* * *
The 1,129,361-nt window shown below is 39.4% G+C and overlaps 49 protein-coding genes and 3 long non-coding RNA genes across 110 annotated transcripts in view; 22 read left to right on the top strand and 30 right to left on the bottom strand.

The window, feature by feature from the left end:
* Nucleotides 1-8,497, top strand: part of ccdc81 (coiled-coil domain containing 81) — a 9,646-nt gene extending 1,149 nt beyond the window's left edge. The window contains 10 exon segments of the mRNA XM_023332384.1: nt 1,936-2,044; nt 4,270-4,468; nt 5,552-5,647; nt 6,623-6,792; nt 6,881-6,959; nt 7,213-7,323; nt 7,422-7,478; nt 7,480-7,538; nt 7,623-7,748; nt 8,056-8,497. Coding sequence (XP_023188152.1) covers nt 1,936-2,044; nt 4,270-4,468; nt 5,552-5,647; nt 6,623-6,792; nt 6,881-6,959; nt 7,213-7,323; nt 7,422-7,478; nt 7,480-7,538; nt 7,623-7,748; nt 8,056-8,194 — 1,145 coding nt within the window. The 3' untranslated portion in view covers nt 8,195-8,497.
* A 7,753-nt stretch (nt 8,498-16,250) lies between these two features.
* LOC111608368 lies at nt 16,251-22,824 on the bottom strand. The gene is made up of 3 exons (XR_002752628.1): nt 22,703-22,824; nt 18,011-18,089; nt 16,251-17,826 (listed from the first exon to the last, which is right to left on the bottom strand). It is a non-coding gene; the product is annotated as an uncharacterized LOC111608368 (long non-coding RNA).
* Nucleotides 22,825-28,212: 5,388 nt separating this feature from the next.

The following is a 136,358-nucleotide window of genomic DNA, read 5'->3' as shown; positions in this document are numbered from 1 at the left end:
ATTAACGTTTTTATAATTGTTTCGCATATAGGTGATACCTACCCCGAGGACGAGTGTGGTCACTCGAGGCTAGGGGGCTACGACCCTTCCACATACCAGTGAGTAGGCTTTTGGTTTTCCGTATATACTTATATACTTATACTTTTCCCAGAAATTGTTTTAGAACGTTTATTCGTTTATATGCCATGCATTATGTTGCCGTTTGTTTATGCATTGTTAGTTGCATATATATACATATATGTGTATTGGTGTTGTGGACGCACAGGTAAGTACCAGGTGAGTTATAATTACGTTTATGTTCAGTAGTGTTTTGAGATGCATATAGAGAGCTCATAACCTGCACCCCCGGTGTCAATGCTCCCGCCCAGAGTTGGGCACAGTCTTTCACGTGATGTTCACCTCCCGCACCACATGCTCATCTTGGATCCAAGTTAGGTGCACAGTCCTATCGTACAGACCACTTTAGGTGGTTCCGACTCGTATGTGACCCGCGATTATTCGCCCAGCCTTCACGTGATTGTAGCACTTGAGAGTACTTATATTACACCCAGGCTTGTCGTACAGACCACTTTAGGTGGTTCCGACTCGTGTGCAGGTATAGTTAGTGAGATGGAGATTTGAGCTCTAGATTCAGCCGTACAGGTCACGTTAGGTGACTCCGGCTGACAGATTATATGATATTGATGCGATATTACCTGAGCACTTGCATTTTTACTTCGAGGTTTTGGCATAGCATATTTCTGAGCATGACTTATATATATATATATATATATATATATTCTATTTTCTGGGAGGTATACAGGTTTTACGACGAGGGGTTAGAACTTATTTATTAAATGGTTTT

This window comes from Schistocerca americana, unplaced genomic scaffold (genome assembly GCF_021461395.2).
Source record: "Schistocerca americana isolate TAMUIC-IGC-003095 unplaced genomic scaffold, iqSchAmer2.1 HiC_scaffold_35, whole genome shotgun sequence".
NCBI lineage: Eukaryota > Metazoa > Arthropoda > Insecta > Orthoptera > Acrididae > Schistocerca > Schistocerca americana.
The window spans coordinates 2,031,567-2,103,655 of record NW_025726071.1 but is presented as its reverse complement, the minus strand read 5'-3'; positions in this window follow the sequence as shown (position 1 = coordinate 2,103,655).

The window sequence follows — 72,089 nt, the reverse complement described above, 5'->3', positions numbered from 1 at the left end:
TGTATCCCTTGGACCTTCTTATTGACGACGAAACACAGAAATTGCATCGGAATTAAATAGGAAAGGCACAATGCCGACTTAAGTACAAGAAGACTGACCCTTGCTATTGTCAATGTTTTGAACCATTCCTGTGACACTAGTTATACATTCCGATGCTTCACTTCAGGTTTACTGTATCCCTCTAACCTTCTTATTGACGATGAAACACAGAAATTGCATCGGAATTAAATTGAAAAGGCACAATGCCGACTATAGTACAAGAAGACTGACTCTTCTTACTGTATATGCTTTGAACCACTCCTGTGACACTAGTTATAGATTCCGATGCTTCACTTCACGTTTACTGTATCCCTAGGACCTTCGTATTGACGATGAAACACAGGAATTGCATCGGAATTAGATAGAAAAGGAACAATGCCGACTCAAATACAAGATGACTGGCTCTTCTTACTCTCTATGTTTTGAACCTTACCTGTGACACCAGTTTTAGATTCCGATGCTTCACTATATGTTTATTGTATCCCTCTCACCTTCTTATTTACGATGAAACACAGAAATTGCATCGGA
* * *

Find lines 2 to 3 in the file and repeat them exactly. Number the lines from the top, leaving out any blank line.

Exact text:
The window, feature by feature from the left end:
* Nucleotides 1-8,497, top strand: part of ccdc81 (coiled-coil domain containing 81) — a 9,646-nt gene extending 1,149 nt beyond the window's left edge. The window contains 10 exon segments of the mRNA XM_023332384.1: nt 1,936-2,044; nt 4,270-4,468; nt 5,552-5,647; nt 6,623-6,792; nt 6,881-6,959; nt 7,213-7,323; nt 7,422-7,478; nt 7,480-7,538; nt 7,623-7,748; nt 8,056-8,497. Coding sequence (XP_023188152.1) covers nt 1,936-2,044; nt 4,270-4,468; nt 5,552-5,647; nt 6,623-6,792; nt 6,881-6,959; nt 7,213-7,323; nt 7,422-7,478; nt 7,480-7,538; nt 7,623-7,748; nt 8,056-8,194 — 1,145 coding nt within the window. The 3' untranslated portion in view covers nt 8,195-8,497.